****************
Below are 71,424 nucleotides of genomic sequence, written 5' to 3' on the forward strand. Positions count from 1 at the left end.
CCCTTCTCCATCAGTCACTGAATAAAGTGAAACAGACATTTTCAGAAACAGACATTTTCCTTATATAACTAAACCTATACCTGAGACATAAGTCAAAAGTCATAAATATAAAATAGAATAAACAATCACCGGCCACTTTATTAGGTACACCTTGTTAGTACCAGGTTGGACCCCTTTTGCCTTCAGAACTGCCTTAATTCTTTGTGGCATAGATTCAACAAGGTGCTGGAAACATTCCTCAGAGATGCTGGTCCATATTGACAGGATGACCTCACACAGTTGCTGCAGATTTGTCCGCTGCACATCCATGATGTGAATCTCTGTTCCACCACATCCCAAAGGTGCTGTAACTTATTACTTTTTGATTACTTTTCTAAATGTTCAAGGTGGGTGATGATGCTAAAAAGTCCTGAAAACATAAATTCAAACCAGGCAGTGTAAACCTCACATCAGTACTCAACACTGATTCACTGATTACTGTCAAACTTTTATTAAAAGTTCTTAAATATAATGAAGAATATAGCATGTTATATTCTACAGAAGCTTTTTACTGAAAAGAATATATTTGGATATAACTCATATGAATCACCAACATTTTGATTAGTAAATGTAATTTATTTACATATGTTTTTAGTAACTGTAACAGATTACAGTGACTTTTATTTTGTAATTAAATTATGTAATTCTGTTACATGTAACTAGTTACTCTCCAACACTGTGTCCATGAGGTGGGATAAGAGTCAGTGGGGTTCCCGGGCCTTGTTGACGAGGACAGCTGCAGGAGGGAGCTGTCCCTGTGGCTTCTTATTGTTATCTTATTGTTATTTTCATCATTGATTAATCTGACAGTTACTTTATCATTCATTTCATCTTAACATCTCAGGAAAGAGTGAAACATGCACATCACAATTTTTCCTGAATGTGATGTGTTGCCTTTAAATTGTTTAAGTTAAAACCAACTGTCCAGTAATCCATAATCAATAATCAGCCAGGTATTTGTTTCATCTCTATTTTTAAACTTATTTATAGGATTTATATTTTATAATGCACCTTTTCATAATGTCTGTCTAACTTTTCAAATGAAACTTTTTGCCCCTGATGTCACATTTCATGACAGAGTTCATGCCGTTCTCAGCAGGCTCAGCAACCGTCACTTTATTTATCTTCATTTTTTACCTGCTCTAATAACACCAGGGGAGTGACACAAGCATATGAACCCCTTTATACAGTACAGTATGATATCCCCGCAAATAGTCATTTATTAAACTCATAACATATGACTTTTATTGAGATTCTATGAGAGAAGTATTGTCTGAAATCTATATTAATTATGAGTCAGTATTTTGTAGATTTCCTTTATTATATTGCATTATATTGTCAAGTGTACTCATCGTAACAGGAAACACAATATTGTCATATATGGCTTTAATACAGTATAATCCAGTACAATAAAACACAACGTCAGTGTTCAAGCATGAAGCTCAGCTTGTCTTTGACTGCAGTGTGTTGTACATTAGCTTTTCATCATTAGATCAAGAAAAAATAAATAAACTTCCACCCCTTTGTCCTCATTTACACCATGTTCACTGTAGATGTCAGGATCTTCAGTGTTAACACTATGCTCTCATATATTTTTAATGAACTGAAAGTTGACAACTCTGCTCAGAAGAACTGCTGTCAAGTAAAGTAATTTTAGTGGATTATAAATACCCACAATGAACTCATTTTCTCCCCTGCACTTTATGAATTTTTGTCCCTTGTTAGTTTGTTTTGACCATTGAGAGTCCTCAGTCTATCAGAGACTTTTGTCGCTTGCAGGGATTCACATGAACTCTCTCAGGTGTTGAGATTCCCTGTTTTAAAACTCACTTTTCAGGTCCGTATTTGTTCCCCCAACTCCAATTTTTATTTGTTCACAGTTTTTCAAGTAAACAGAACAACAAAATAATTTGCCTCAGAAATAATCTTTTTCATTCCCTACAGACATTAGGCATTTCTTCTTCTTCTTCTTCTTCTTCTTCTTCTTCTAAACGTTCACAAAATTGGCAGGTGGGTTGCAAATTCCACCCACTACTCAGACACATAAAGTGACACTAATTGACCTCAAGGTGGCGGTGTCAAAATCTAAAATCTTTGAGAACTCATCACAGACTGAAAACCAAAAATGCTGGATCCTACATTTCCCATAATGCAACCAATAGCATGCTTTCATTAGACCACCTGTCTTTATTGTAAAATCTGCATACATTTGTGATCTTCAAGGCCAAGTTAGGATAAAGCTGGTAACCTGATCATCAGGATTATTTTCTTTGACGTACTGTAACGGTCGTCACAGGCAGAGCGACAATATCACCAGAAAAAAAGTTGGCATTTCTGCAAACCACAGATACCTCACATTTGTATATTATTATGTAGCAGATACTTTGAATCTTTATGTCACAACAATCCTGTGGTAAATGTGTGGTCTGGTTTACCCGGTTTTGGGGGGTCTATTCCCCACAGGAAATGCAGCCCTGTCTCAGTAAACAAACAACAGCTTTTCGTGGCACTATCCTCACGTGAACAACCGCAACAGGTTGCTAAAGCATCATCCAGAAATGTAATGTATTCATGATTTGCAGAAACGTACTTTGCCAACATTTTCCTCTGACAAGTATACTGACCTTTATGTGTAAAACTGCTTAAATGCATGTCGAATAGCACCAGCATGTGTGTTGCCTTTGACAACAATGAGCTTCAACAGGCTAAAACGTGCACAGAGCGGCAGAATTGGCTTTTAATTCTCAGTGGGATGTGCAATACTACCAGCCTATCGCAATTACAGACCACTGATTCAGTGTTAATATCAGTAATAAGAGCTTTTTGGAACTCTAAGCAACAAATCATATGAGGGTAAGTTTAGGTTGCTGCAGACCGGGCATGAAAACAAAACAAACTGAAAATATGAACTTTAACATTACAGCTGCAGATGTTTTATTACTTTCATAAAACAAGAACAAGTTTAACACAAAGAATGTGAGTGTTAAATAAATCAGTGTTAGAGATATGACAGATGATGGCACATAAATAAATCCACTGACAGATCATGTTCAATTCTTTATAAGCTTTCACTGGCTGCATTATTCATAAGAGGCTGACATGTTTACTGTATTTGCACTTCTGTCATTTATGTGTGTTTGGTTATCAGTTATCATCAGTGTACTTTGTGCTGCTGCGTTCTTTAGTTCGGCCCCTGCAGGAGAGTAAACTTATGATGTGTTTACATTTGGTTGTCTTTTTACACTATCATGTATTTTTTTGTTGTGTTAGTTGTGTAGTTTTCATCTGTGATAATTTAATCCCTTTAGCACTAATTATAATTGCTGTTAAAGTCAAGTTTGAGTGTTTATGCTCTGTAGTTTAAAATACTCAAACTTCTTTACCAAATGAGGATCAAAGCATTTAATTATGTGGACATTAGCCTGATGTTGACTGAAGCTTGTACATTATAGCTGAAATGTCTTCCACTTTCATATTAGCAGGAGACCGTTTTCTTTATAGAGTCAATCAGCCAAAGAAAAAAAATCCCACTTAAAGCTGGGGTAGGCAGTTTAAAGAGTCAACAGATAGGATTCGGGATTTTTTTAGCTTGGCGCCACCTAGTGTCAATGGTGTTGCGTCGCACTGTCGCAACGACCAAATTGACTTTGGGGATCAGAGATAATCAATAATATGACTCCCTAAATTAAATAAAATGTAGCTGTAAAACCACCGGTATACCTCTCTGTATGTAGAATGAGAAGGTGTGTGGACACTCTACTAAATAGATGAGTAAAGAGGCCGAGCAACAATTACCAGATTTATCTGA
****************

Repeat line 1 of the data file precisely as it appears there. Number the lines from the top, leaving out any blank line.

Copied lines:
Below are 71,424 nucleotides of genomic sequence, written 5' to 3' on the forward strand. Positions count from 1 at the left end.